the use of propaganda, threats, and other psychological techniques to mislead, intimidate, demoralize, or otherwise influence the thinking or behavior of an opponent.
the military application of psychology, esp to propaganda and attempts to influence the morale of enemy and friendly groups in time of war
[sahy-kol-uh-jiz-uh m] /saɪˈkɒl əˌdʒɪz əm/ noun, (often used pejoratively) 1. emphasis upon psychological factors in the development of a theory, as in history or philosophy. 2. a term or concept of psychology or psychoanalysis, especially when used in ordinary conversation or a nontechnical context. psychologism /saɪˈkɒləˌdʒɪzəm/ noun 1. the belief in the importance and relevance […]
[sahy-kol-uh-jist] /saɪˈkɒl ə dʒɪst/ noun 1. a specialist in psychology. 2. Philosophy. an adherent to or advocate of psychologism. adjective 3. Also, psychologistic. of or relating to psychologism. psychologist psy·chol·o·gist (sī-kŏl’ə-jĭst) n. A person trained and educated to perform psychological research, testing, and therapy.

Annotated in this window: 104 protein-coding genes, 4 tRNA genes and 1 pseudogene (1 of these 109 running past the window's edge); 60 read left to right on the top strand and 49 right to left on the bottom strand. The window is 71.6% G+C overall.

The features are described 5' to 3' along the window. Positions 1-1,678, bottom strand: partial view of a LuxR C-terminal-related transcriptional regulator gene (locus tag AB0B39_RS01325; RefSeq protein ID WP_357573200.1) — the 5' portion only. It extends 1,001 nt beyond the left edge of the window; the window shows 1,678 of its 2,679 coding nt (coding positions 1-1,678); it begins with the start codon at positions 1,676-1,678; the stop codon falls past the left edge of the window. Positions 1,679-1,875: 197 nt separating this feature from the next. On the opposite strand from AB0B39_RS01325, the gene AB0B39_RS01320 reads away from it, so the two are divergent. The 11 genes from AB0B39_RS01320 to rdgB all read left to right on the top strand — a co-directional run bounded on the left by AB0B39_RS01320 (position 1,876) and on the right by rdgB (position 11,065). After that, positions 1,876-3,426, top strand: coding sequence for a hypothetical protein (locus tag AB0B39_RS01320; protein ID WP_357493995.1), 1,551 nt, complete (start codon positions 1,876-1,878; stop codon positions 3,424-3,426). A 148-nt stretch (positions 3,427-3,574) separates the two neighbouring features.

[sahy-kol-uh-jahyz] /saɪˈkɒl əˌdʒaɪz/ verb (used without object), psychologized, psychologizing. 1. to make psychological investigations or speculations, especially those that are naive or uninformed. psychologize /saɪˈkɒləˌdʒaɪz/ verb (intransitive) 1. to make interpretations of behaviour and mental processes 2. to carry out investigation in the field of psychology psychologize psy·chol·o·gize (sī-kŏl’ə-jīz’) v. psy·chol·o·gized, psy·chol·o·giz·ing, psy·chol·o·giz·es To explain […]
noun, plural psychologies. 1. the science of the mind or of mental states and processes. 2. the science of human and animal behavior. 3. the sum or characteristics of the mental states and processes of a person or class of persons, or of the mental states and processes involved in a field of activity: the […]
/ˌsaɪkəʊˈmækɪə/ noun 1. conflict of the soul